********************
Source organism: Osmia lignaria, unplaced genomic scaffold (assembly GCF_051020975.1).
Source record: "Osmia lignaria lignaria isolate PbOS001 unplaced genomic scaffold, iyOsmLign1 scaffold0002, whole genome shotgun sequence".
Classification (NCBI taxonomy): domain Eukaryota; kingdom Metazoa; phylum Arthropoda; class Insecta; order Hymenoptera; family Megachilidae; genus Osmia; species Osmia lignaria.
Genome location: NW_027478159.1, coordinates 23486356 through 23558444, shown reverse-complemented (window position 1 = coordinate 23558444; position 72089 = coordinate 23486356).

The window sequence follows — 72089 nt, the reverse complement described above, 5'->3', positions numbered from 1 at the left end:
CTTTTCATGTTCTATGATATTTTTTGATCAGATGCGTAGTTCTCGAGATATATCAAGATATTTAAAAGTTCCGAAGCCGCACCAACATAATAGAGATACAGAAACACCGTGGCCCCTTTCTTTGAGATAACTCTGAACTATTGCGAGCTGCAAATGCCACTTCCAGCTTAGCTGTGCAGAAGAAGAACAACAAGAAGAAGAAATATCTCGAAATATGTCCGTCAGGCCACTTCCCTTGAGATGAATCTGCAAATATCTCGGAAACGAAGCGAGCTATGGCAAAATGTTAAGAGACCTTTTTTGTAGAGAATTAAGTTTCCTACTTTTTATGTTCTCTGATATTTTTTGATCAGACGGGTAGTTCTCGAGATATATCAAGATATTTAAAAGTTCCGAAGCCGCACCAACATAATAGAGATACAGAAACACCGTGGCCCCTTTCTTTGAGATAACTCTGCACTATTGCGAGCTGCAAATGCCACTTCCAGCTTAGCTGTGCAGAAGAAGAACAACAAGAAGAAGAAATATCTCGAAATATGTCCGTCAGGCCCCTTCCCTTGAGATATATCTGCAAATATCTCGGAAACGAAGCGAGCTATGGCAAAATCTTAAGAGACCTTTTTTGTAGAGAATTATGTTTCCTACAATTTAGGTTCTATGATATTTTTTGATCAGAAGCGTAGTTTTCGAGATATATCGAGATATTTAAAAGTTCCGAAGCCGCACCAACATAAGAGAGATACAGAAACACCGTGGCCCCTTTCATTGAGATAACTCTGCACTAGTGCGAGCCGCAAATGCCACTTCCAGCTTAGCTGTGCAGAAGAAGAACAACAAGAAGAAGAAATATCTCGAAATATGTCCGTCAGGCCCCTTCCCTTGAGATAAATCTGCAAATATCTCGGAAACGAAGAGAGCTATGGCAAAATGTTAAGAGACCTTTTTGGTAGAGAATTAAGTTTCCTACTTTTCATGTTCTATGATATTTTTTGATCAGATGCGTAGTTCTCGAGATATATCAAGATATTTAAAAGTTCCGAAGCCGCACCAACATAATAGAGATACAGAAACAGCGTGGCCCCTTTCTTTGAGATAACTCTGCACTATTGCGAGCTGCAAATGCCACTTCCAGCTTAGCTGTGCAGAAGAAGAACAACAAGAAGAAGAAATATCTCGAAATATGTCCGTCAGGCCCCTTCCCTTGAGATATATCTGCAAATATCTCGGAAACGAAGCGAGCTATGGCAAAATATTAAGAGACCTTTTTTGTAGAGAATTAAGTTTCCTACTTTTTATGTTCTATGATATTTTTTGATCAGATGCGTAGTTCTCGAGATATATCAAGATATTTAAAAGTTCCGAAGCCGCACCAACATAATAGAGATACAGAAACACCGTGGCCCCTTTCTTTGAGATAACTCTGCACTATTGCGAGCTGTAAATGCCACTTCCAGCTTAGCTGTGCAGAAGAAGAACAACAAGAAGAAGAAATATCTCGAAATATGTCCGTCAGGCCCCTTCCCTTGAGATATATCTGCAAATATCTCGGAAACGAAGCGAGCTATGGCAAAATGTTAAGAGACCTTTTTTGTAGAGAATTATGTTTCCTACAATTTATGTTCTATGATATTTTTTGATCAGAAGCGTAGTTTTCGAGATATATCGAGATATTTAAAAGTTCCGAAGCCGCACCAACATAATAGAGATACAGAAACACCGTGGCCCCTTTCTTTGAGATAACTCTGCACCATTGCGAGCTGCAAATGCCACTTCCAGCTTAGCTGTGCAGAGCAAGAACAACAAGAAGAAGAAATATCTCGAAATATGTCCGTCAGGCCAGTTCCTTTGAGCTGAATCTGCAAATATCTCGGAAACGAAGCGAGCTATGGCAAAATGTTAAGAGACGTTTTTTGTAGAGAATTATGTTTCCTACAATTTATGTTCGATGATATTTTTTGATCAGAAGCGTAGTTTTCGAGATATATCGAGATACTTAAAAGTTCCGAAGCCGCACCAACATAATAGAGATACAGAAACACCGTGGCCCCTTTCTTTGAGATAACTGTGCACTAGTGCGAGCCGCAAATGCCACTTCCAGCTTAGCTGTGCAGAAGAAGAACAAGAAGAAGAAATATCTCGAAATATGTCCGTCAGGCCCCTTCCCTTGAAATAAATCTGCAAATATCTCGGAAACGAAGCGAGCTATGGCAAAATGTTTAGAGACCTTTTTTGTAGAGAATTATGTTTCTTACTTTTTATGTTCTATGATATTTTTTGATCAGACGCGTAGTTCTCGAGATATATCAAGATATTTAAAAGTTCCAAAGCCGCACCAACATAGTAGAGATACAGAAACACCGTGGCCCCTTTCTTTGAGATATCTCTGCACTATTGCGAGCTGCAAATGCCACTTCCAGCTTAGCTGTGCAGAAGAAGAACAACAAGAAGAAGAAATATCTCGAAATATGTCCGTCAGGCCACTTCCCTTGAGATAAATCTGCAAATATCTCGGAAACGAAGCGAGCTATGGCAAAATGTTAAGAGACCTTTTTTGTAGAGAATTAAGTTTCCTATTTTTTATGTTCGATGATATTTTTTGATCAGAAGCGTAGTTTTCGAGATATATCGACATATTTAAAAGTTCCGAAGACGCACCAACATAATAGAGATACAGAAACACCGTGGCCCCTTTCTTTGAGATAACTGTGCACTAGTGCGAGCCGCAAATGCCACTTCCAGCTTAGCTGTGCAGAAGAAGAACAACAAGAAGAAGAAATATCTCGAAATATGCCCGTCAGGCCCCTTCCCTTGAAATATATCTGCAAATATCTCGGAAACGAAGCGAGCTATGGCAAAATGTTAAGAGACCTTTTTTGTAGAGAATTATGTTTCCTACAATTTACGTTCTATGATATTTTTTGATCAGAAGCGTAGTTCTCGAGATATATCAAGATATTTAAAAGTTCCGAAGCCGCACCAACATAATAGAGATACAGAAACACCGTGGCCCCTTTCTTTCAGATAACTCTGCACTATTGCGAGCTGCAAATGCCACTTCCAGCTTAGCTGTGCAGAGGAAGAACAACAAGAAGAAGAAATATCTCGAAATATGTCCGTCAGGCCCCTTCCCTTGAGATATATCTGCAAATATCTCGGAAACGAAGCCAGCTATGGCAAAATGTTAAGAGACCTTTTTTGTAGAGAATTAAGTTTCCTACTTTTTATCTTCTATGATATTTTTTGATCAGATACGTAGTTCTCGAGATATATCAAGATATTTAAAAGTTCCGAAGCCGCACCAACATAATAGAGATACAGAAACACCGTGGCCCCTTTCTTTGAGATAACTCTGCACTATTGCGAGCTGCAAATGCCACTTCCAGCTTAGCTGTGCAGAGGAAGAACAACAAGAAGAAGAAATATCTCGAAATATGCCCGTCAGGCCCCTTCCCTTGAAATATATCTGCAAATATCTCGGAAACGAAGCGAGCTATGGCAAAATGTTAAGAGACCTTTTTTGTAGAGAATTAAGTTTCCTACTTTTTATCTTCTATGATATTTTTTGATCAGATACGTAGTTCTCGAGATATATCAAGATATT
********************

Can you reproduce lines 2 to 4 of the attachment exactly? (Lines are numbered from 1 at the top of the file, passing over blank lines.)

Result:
Source record: "Osmia lignaria lignaria isolate PbOS001 unplaced genomic scaffold, iyOsmLign1 scaffold0002, whole genome shotgun sequence".
Classification (NCBI taxonomy): domain Eukaryota; kingdom Metazoa; phylum Arthropoda; class Insecta; order Hymenoptera; family Megachilidae; genus Osmia; species Osmia lignaria.
Genome location: NW_027478159.1, coordinates 23486356 through 23558444, shown reverse-complemented (window position 1 = coordinate 23558444; position 72089 = coordinate 23486356).